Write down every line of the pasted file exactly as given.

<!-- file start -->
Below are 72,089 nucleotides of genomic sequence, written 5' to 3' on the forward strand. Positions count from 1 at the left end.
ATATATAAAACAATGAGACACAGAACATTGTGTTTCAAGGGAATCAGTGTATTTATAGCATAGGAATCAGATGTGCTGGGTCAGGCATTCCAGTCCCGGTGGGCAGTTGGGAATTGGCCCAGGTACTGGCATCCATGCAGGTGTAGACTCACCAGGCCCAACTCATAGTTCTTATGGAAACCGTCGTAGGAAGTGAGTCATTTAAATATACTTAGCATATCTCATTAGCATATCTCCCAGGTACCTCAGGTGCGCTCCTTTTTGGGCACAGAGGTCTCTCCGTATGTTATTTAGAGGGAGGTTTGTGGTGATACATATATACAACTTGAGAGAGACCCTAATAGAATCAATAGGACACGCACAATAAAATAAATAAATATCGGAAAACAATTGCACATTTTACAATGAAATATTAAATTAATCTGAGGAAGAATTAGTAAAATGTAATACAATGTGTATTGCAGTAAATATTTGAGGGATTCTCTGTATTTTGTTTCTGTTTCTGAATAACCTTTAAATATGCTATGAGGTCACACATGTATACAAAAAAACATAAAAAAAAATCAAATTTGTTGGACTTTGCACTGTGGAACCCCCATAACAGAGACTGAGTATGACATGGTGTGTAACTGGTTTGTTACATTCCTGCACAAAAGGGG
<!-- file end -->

Below are 72,089 nucleotides of genomic sequence, written 5' to 3' on the forward strand. Positions count from 1 at the left end.
ATATATAAAACAATGAGACACAGAACATTGTGTTTCAAGGGAATCAGTGTATTTATAGCATAGGAATCAGATGTGCTGGGTCAGGCATTCCAGTCCCGGTGGGCAGTTGGGAATTGGCCCAGGTACTGGCATCCATGCAGGTGTAGACTCACCAGGCCCAACTCATAGTTCTTATGGAAACCGTCGTAGGAAGTGAGTCATTTAAATATACTTAGCATATCTCATTAGCATATCTCCCAGGTACCTCAGGTGCGCTCCTTTTTGGGCACAGAGGTCTCTCCGTATGTTATTTAGAGGGAGGTTTGTGGTGATACATATATACAACTTGAGAGAGACCCTAATAGAATCAATAGGACACGCACAATAAAATAAATAAATATCGGAAAACAATTGCACATTTTACAATGAAATATTAAATTAATCTGAGGAAGAATTAGTAAAATGTAATACAATGTGTATTGCAGTAAATATTTGAGGGATTCTCTGTATTTTGTTTCTGTTTCTGAATAACCTTTAAATATGCTATGAGGTCACACATGTATACAAAAAAACATAAAAAAAAATCAAATTTGTTGGACTTTGCACTGTGGAACCCCCATAACAGAGACTGAGTATGACATGGTGTGTAACTGGTTTGTTACATTCCTGCACAAAAGGGG